Ravina Belani


A true fighter, one that put out all the negativity, trusted her divine blessings, and went with the flow, Ravina Belani fits the best definition of an inspiration. Not just to people battling cancer, but to humanity in general. To accept in ways that she neglected her health, and realised how panic isn’t a solution, dealing with the situation leaves her to be a true hero.

  1. How did you find out you had Cancer and what was your reaction to it?

Personally thought I was menopausing, but the ultrasound showed that I had cancer. My doctor sent me to someone else, without telling me what it was. And they said I had to go through a surgery to remove the thick layer which had formed in my uterus. A layer that is supposed to be 7 inches, but mine was 32 inches. I was sent for a biopsy, and was detected with grade 1 A. I had absolutely no symptoms, but was blessed with an extremely good doctor. Soon as the reports came, I went to see her and heard about it, she didn’t want me to waste any time, just wanted me to go through an MRI and ultrasound. Found a malignant tumor, removed the uterus, fallopian tube, ovaries, nodes and tissues, everything. My family, the divine blessings, my extremely supportive husband and daughter saw me sail through it all. Everyone around me was in severe stress and anxiety, I didn’t get stressed, but rather had the ‘in your stride’ attitude towards things, that just give you faith. The doctor too had a calming effect on me, and made me go with the flow, more like it was something that had to happen, it is what it is. No thoughts at that point, when I was recovering, there was a little fear, that there shouldn’t be an extra cell when I went again for the biopsy.

  1. What was your support system like?

I had my entire family, lots of friends and a lot of positive energy around me. I was home, but I had people talking to me, didn’t take alternate therapy like Ayurveda or homeopathy. But I did natural therapy. Support from everyone came in and luckily I didn’t even find the need to go through counselling.

  1. How did you combat your dull days?

The days right after the surgery were unbearable, they put me on a treatment of pain relief. And that somehow wasn’t enough. Every minute of every day was difficult, but I just went through it. Completely switched off myself from the world, put off all my devices and gave up on my social life. In the end it was all the support of my family, my own will and positive energy that got me through the process. Pranic healing was my boat in sea, it removes the negativity within, cannot take away your pain, but just gives you more will power.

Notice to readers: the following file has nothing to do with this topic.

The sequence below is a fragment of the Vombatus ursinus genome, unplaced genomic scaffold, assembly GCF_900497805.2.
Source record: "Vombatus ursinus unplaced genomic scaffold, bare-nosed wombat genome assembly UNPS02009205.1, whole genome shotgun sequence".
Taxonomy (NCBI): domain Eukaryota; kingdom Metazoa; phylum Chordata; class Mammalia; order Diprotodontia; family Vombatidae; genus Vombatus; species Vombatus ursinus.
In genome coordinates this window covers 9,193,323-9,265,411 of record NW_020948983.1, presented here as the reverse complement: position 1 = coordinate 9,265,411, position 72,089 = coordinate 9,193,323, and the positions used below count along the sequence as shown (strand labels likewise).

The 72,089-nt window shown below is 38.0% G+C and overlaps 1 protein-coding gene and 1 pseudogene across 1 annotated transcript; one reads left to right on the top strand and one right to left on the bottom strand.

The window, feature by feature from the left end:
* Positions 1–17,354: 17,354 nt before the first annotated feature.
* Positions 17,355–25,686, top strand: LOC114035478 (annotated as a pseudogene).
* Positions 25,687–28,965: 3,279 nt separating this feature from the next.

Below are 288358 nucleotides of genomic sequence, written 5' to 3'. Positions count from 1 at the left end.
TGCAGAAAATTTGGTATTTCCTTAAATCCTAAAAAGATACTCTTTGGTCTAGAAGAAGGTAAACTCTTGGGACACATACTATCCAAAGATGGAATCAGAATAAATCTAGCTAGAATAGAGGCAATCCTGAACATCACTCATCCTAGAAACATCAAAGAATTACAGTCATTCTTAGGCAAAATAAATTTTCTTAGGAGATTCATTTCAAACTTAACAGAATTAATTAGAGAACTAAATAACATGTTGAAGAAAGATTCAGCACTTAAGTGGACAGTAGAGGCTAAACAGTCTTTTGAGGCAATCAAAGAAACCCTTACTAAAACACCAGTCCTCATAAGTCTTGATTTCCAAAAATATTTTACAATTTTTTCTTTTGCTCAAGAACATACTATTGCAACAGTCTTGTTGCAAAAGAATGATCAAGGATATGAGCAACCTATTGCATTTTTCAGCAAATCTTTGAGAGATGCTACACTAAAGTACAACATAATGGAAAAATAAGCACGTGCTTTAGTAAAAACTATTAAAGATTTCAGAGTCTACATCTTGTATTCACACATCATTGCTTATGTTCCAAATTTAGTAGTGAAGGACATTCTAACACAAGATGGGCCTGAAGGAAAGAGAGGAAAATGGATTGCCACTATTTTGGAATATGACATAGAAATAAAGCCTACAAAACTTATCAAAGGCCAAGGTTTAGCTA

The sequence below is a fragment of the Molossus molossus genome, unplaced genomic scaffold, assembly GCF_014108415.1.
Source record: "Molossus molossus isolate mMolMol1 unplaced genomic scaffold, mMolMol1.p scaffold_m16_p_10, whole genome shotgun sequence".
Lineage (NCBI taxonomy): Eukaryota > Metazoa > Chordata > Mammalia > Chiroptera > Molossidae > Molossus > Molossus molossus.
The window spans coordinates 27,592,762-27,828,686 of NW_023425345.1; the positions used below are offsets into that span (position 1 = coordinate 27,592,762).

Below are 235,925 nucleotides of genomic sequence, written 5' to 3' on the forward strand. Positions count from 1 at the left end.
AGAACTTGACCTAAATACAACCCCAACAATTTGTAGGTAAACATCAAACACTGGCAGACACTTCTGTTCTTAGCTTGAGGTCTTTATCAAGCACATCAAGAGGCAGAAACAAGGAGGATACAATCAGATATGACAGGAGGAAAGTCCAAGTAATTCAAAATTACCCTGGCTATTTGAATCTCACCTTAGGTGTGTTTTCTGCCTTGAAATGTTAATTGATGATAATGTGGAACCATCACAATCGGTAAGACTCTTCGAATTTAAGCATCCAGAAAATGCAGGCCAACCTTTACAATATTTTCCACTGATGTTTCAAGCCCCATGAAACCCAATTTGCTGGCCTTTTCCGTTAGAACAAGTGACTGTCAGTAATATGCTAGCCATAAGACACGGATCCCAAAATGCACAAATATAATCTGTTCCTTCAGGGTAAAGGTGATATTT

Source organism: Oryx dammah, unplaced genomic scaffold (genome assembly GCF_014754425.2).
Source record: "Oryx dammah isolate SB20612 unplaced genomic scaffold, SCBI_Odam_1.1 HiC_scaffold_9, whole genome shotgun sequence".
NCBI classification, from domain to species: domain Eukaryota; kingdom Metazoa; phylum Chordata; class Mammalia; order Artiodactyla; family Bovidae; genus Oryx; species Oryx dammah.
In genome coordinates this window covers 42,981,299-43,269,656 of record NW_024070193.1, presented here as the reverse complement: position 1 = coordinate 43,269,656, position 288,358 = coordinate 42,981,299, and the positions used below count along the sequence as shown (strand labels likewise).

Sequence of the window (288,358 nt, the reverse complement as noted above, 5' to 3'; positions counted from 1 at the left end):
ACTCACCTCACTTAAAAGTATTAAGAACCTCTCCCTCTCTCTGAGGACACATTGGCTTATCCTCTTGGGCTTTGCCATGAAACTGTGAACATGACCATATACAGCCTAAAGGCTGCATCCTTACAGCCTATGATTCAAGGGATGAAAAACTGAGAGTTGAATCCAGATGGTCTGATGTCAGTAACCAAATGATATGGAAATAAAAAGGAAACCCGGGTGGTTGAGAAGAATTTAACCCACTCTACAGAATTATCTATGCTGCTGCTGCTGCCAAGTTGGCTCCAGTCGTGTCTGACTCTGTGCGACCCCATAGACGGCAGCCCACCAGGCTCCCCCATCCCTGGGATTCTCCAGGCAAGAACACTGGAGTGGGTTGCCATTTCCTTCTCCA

1. How did you spend the days of full energy?

Days would go by with people visiting me. I was always a very social person and in touch with everyone near and dear to me which I loved. But for a short period, I had given up on it all. It was great that people came home, I’d listen to them and that would make keep me going. Close friends and family around me were very positive, and that energy made all the difference and got me to bounce back.

  1. Did this surgery have an impact on your food intake? What worked best for you?

My digestive system was in perils, I ate light food, and had things that I wouldn’t eat before, a lot of liquids and juices. Pomegranate with apple or vegetable juice, not too much of sweet stuff. Food took a lot of time to settle, so I had a completely new, light diet, very different too. I did exactly what the doctor said.

  1. This surgery must have taken a toll on your social life. How did you go about this?

Initially I didn’t go out, when I did it was just for an hour or so. Didn’t go out for a few months because of the fear of infection. Post cancer I’ve realised the importance of life, which showed me that it was not worth risking life for anything. Post my first biopsy, after a month, I travelled to Boston to meet my daughter, did exactly what my doctor asked, and I spent quality time for a month with my family and again started wanting to walk around and go out a bit. I recovered a lot more when I was away from home and in pleasant climate.

  1. Were there any new ways in which you managed your oral care, and your spa needs?

I would go to the hair salon often before my surgery, and even though I neither had chemo nor radiation, I would later get the parlor lady to come home, so I would feel good. I would get my hair and nails done at home and I would feel great.

  1. Any instances of you being unhappy with your doctor? How did you work around that?

Not even once, all my doctors were fabulous, the whole team was great.

  1. Do you have anything from your experience to particularly mention?

I solely blame myself for what befell on me. I was very negligent, with not a single test done after I delivered my daughter. It’s extremely important to make sure we keep our health in check. I would tell everyone to get it regularly done. And now I realise its importance. Had I been more careful I wouldn’t reach where I am and I would've found out at an initial stage. We tend to take things for granted. Mammograms and ultra sounds, the routine checkup is very important. If there is even a little problem, it can be dealt with early on and you wouldn’t have to go through the added pain.

After my discussion with Ravina Belani, I only am left to think how the value of what you lose can only be felt when you’re at the verge of losing it, or have lost it all. Life to her, she proved was precious, and had a chance to talk about it and help another person.

Ravina Belani - Fashion Designer

- As spoken with Chandini Hemdev